London, Apr 10 (PTI) Scientists have discovered a fossilised finger bone of an early modern human in Saudi Arabia, dating back to about 90,000 years, that may rewrite the history of our ancestors' migration out of Africa.
Published in the journal Nature Ecology and Evolution, the discovery from the Nefud Desert of Saudi Arabia is the oldest directly dated Homo sapiens fossil outside of Africa and the Levant.
It indicates that early dispersals into Eurasia were more expansive than previously thought.
"This discovery for the first time conclusively shows that early members of our species colonised an expansive region of southwest Asia and were not just restricted to the Levant," said Huw Groucutt from the University of Oxford in the UK.
"The ability of these early people to widely colonise this region casts doubt on long held views that early dispersals out of Africa were localised and unsuccessful," said Groucutt.
Previously it was thought that early dispersals into Eurasia were unsuccessful and remained restricted to the Mediterranean forests of the Levant, on the doorstep of Africa.
The finding from the Al Wusta site shows that there were both multiple dispersals out of Africa, and these spread further than previously known.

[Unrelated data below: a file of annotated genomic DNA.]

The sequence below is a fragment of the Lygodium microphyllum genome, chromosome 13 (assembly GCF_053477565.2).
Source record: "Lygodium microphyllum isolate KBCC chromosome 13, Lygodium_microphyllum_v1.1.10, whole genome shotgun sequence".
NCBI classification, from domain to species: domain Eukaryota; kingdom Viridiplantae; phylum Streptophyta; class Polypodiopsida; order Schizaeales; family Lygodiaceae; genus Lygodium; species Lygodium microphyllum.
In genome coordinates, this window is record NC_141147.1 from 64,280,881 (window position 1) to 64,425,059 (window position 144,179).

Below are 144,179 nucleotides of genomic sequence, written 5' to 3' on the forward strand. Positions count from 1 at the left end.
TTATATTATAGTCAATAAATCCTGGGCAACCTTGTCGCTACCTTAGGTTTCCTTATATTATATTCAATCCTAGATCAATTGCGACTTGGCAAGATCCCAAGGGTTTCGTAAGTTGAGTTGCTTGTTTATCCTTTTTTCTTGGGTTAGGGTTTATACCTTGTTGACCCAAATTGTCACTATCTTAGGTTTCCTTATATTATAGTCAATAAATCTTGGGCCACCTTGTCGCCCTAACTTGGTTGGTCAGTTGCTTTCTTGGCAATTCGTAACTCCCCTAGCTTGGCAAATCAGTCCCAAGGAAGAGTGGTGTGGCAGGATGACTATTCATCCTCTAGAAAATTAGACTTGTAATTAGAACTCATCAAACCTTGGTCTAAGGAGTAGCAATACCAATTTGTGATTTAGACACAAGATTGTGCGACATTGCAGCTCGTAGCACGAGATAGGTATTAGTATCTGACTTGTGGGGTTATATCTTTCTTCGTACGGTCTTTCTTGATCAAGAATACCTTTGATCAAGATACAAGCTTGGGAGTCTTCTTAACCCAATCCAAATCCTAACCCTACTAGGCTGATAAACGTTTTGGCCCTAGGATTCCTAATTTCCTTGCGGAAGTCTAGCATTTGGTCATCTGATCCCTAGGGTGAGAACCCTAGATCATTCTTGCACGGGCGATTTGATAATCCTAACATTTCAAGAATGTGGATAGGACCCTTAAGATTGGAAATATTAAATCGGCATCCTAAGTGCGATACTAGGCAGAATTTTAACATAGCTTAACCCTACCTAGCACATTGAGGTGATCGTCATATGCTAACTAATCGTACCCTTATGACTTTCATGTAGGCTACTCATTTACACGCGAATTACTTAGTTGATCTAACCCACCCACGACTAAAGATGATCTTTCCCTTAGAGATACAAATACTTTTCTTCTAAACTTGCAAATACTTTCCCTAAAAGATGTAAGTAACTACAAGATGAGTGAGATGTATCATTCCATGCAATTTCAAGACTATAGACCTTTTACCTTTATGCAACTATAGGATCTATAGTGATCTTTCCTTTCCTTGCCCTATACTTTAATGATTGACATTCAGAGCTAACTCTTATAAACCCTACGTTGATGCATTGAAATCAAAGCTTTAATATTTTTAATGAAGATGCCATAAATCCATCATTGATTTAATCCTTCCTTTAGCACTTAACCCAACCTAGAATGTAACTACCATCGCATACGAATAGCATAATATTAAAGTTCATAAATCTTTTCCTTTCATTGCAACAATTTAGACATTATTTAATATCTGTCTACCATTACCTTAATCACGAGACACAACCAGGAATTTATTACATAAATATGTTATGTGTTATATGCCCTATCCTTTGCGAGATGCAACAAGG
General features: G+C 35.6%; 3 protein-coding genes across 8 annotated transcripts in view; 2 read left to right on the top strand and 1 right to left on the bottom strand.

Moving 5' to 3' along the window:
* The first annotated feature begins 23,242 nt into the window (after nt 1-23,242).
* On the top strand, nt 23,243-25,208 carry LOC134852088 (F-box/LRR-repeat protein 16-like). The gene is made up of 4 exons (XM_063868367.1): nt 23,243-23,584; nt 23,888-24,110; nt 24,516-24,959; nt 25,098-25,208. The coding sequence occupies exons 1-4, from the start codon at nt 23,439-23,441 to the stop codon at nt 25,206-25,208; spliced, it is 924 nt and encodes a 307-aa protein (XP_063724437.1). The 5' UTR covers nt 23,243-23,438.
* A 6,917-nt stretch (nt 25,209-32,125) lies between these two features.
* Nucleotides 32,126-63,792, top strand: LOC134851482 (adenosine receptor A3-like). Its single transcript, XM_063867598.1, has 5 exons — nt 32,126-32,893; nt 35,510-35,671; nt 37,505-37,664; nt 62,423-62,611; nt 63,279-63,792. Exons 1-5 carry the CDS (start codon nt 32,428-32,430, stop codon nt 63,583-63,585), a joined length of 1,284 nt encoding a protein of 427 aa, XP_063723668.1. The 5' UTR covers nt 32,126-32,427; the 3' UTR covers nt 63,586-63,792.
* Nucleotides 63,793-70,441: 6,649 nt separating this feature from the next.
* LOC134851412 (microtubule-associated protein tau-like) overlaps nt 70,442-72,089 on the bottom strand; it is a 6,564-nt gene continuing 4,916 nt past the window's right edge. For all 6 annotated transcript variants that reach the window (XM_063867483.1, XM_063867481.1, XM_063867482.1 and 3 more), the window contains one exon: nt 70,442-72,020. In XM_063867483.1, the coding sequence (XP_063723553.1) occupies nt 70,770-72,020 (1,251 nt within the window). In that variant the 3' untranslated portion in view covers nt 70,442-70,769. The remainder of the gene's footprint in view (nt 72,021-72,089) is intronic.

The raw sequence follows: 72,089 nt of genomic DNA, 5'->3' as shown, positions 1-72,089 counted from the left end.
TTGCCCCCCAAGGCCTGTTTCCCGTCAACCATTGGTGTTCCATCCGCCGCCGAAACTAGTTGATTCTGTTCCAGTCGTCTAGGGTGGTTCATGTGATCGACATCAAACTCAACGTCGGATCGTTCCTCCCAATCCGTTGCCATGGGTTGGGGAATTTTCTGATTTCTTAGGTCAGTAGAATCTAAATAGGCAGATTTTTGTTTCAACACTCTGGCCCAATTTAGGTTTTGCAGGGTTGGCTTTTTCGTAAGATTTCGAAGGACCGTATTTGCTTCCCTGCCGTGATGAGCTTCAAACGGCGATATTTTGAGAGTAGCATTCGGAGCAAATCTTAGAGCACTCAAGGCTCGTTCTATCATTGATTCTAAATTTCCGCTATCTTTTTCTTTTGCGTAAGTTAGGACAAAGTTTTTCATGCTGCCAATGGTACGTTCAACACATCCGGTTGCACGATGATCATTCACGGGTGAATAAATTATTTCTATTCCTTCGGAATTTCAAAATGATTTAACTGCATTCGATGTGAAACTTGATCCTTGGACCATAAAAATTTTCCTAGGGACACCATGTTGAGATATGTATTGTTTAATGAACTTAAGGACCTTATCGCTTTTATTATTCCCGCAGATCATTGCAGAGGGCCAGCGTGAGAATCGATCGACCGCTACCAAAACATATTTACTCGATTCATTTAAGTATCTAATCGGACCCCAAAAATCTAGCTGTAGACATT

"The Arabian Peninsula has long been considered to be far from the main stage of human evolution," said Michael Petraglia, a professor at the Max Planck Institute for the Science of Human History in Germany.
"This discovery firmly puts Arabia on the map as a key region for understanding our origins and expansion to the rest of the world," said Petraglia, who led the project.
Numerous fossils were discovered at the site of Al Wusta, an ancient fresh-water lake located in what is now the hyper-arid Nefud Desert.
Among these finds was a well preserved and small fossil, just 3.2 centimetre long, which was immediately recognised as a human finger bone.
The bone was scanned in three dimensions and its shape compared to various other finger bones, both of recent Homo sapiens individuals and bones from other species of primates and other forms of early humans, such as Neanderthals.
The results conclusively showed that the finger bone, the first ancient human fossil found in Arabia, belonged to our own species, researchers said.
Using a technique called uranium series dating, a laser was used to make microscopic holes in the fossil and measure the ratio between tiny traces of radioactive elements, they said.
These ratios revealed that the fossil was 88,000 years old. Other dates obtained from associated animals fossils and sediments converged to a date of about 90,000 years ago.
Further environmental analyses also revealed the site to have been a freshwater lake in an ancient grassland environment far removed from today's deserts.